No hiding place

The Electoral Commission list of donations to political parties contains the information that Tony and Rita Gallacher gave the less than round sum of (pounds) 4999.99p to Labour. Cynics in our midst suspect that the Gallachers kept their largesse to Labour one penny short of (pounds) 5000 because that is the level at which donations to political parties must be declared. If Tony and Rita were indeed seeking anonymity, their efforts were thwarted by a rule in the small print of the Electoral Commission guidelines. If the donation is made, not to the party itself, but to an ''accounting unit'' of the party, then identities of donors of sums above (pounds) 1000 must be made public.

The Scottish Labour Party is indeed an accounting unit of Labour in London. (You know the song: ''For we will arise, now, and be an accounting unit again . . .'')

So, if the cynics' theory is correct, there just remains the question of why anyone would want to keep quiet the fact that they have donated (pounds) 5000 (less a penny) to the People's Party?

l The call-centre industry has flourished in Scotland because of the availability of well-educated and relatively inexpensive labour and the universal appeal of the Scots accent. But sometimes the accents can be a little too local. A TV film crew in a Greenock call centre passing a work station heard the phone being answered as follows: ''Hello, Wan tae Wan . . .''

The finishing line

Any MSPs who attended mass at the weekend will have taken to heart the message contained in the selected reading from the Gospel. Luke, in chapter 14, verses 28 to 30 tells us: ''For which of you, desiring to build a tower, does not first sit down and count the cost, whether he has enough to complete it?

''Otherwise, when he has laid a foundation, and is not able to finish, all who see it begin to mock him, saying, 'This man began to build, and was not able to finish'.''

Famous last words

The statute of limitations, and the fact that we are getting towards the end of our case of sponsored malt whisky, means this is the last week of the great Glenmorangie Canned Film Festival.

Today's haul of unidigitally altered movie titles:

The Pyjama Gape - Rock Hudson reveals more than he intended to Doris Day. (Julie Marshall, Prestwick.)

Hooray for Holyrood - a joyous musical about architects, surveyors, and other construction professionals delighted with the flexibility of the budget for the new Scottish Parliament building. (John H McColl, Chicago.)

Rust for Life - story of the Lada motor car. (G Lambie, Larkhall.)

Flute - Donald Sutherland and Jane Fonda in detective yarn set in Larkhall. (Multiple contributions.)

Bagsy - a group of Glasgow children stranded far from home with few resources discover who is the strongest and most assertive of their number. (Murdo Macdonald.)

*uck Soup - Groucho Marx dining in Rogano expresses wish to omit starter and proceed immediately to main course. (Peter Stewart, Hamilton.)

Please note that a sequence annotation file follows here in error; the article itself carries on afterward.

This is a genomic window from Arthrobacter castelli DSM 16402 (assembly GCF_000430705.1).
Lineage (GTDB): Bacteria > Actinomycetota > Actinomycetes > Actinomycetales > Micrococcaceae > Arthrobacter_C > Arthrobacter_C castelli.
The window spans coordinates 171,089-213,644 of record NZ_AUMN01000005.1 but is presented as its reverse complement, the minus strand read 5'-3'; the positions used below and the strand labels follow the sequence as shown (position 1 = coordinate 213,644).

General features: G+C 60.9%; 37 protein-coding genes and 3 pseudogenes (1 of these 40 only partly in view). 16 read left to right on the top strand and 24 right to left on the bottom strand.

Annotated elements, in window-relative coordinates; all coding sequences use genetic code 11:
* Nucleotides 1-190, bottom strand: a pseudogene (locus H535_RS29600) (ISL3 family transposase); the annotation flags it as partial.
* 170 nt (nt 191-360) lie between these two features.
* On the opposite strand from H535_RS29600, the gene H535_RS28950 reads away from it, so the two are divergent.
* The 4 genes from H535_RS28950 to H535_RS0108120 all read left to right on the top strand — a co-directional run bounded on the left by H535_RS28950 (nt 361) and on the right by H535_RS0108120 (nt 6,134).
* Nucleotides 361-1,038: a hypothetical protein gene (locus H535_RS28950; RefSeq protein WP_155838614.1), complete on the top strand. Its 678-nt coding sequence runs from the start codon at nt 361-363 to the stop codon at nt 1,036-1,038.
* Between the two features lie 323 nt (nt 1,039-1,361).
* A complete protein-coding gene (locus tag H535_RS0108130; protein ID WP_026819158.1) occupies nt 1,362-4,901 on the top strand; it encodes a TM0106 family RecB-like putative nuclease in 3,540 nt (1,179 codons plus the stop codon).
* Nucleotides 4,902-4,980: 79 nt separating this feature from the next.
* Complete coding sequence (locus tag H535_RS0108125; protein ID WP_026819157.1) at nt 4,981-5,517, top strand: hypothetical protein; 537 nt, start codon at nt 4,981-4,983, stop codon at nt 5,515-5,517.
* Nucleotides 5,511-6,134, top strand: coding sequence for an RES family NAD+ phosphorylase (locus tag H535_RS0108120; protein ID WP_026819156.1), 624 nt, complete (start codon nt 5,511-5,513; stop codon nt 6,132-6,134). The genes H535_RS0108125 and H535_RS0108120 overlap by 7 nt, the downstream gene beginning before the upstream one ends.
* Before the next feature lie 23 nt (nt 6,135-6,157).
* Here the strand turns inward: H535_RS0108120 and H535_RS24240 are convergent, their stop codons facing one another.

For Four Eyes Only - James Bond movie for the optically challenged. (Graeme MacKenzie, Isleornsay, Skye.)

Guess Who's Coming to Pinner? - Wimbledon FC's search for a new home down in the London stockbroker belt. (Rab Jenkins, East Kilbride.)

The Vital Shark - terrifying account of a series of attacks on West Coast puffers by a great white. (George McGarry, Airdrie.)

Today's winner of the glorious Glenmorangie (and no arguments, please) is Jim Drysdale of Hamilton for Some Like It Oot - two musicians on the run from the Mob hide out in a nudist camp.

The vole truth

It is good to know that our efforts at The Herald are appreciated by readers. A Bishopbriggs couple

e-mail to say they have just had a wonderful weekend thanks to an article in the news section of Saturday's Herald.

Our man writes: ''So intrigued were my partner and I with a story under the heading, Secret of falling in love, that we decided to carry out some more research into the subject. This led to an interesting weekend far removed from the trauma of the previous weekend watching Scotland in the World Cup.''

The gist of the article was that humans could learn from the humble prairie vole who engage in enormous bouts of sexual activity far in excess of that required for reproduction. Professor Gareth Leng of Edinburgh University said in the article: ''If you were to spend 48 hours of intense sexual activity with a partner something fundamental might happen to your behaviour.''

Our man continues: ''The professor is correct. We took his advice and have now become founder members of the Vole appreciation society. We fully intend to contact Glasgow Zoo and adopt a vole in honour of the professor.''

Our correspondent, who wishes to be known simply as Contented, Bishopbriggs, says reading the Saturday Herald can change your life. We think he's a terrible man for his vole.

l Further high-brow humour: a nose and a brain go into a pub and ask for two pints of lager but are refused service. The nose inquires, quite reasonably, as to the reason. Mine host replies: ''Because you're aff yer face and your pal is oot o' his heid.''